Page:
recipes and blog
The sous vide blog is all about slow cooking food under vacuum to create sublime tastes and textures. Sous vide Australia bringings chefs that are cooking sous vide together for forum and discusion.
I also import some of the best sous vide equipment in the world in to Australia and stock all of the accessories. Check out the web site for all that stuff Sous Vide Australia.
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Wednesday, January 9th, 2013
This dish is summer itself. Rich juicy king prawn in sweet citrus spice, on a tipsy salad of vegetables. The spice powder for the prawns I learnt of Greg Malouf – Melbourne’s Middle Eastern maestro of cuisine – when we used to do our Sunday Arabesque banquets together at Stones of the Yarra Valley. Greg is now off sharing his cooking talent with the world and I am totally absorbed in all things sous vide.
For the Prawns
8 as an entree 16/20 Prawn cutlets
¼ tsp Fennel seed, toasted
1 lime zest only, grated and dried
¼ tsp Sumac
Salt to taste
- Fennel, lime, sumac prawn
For the Salad
3 Kiphler, peeled and sliced
3 Baby carrot peeled and sliced
50 gm Peas blanched and refreshed
2 Marinate artichoke hearts
2 tsp Pure olive oil
Salt to taste
- Slicing the sous vide potatoes
For the Mayonnaise dressing
½ clove Garlic mashed to a paste with salt
2 Yolks 1 tablespoons Dijon mustard
250ml Sunflower oil
20 mls Gray Goose vodka
1 sprig Dill, finely chopped
1 sprig Tarragon, leaves only, finely chopped
- Baby carrots sous vide
Devein the prawns and set aside in the fridge. In a mortar and pestle or spice mill grind the fennel, lime zest and sumac to a powder, season to taste and rub gently in to the prawns. Seal in a vacuum pouch with a teaspoon of extra virgin olive oil on medium. Cook for thirty minutes at 56°C using your Polyscience immersion circulator. For the salad seal the potato in a vacuum pouch with salt and oil, and the carrot in a separate vacuum pouch with sugar, salt and oil to taste. Cook for sixty minutes at 85°C using your Polyscience immersion circulator. Whisk the garlic, yolks and mustard until light. Continually whisk whilst adding the oil in a thin stream to produce a thick mayonnaise. Stir the vodka in to the mayonnaise , add the herbs in at the last minute and season to taste. Toss all salad ingredients with dressing and serve topped with prawns.
- Fennel, Lime, Sumac prawns on Russian salad
Monday, January 7th, 2013
My wife has pulled out the post Christmas diet book so we are eating lean food marinated in butter milk. Chicken skewers were tonight’s little number. Thank you CSIRO at lest the heirloom tomatoes and basil have start so the salad to accompany had some integrity. She had dutifully been down the shops and returned with some lovely fresh thigh fillets a subtle blessing and a packet of skewers. As the afternoon went on my wife cut the chicken up and tossed it in the marinade. At this point I stepped in with my bright ideas.
At the Fine Food Australia 2012 trade show we had a group of Asian chefs that ran two high volume food court restaurants stop past and have a chat about how sous vide might help them speed up turning over those delicious glazed chicken skewers. They were already vacuum packaging the skewers when the were made to accelerate the infusion of the marinade. One hour at 70°C in the 28 litre Cambro powered by the ever so accurate Sous Vide Professional – Classic series by Polyscience and their chicken skewers are precooked deliciously tender and ready to power through over the hot yukatori grill and bliss.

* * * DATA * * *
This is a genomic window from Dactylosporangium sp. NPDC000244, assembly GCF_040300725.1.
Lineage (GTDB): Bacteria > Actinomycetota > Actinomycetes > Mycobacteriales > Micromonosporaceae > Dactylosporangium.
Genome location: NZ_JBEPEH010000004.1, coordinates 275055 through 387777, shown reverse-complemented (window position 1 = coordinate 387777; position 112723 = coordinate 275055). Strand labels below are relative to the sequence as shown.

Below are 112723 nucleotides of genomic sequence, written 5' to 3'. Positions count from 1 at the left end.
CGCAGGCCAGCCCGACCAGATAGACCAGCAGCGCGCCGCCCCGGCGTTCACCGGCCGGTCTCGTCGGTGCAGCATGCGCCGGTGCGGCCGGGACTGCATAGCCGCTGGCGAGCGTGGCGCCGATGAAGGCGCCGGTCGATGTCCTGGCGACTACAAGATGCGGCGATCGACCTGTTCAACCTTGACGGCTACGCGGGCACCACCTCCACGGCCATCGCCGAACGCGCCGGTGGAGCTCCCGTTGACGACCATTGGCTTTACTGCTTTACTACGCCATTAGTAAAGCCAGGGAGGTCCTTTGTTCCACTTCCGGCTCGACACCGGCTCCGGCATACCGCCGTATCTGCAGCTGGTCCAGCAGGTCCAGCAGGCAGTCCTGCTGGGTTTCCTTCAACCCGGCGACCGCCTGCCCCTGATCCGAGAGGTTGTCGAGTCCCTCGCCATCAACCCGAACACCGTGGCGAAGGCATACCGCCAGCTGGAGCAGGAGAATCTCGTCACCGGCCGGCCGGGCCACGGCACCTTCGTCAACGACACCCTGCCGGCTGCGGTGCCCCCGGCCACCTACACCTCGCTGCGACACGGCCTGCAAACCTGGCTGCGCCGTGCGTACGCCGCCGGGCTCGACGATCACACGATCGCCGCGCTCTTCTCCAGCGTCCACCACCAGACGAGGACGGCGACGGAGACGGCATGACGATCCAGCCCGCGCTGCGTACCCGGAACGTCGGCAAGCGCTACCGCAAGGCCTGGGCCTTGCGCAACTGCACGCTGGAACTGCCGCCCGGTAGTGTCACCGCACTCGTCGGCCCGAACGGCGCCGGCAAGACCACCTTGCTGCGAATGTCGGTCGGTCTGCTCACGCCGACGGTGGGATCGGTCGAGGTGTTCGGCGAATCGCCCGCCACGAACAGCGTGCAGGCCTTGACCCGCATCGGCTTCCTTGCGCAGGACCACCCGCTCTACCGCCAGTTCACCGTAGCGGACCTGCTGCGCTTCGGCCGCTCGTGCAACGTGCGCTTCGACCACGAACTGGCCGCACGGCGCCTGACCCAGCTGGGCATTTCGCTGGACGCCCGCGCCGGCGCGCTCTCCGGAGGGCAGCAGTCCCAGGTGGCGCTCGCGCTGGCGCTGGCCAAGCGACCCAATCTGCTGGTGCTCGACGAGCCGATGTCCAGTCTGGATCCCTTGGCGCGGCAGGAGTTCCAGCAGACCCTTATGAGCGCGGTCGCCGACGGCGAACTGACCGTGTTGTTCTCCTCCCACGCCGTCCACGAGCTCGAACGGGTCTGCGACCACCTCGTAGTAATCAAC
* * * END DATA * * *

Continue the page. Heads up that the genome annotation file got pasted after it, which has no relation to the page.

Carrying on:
Back to topic; I said to my wife lets sous vide the skewers in the marinade for 30 minutes before we BBQ them and see what happens.
Marinated chicken skewers
The marinade went like this
1 Clove garlic crushed
¼ cup Lemon juice
1 Green chilli, seeded and very finely diced
½ cup of butter milk
400 gm Chicken thigh fillet cut in to cubes
Nice straight froward recipe, I had to trim the skewers down a little to make sure they would fit into the vacuum bag. We threaded the chicken on to the skewers and packed them with all the marinade and sealed them in a single layer.
In to the water bath for thirty minutes at 70°C
Marinated chicken straight out of the water bath
Then straight out of the bag on to the barbie.
sous vide chicken skewers on the BBQ
On the BBQ we just let them color nicely, it only took a few minutes knowing that the chicken was fully cooked through.
Then straight to the plate.
Sous vide chicken success
I will work on different marinades over the summer and blog how I go.
Saturday, December 22nd, 2012
On the 12/12/2012 the NSW health department launched their proactive response to the gaining popularity of sous vide at home and in restaurant kitchens. The new guidelines are based for the main part off Douglas Baldwin’s works and charts, this is a very positive move by a health department and hopefully the other Australian health departments follow suit.
Read the guidelines here
The conclusion sets out the basics
Sous vide seems like a new food service technology but it has a history spanning four
decades in France and two decades in other countries. It has been found in many markets
including extended shelf life ready meals. Today it is used by catering companies,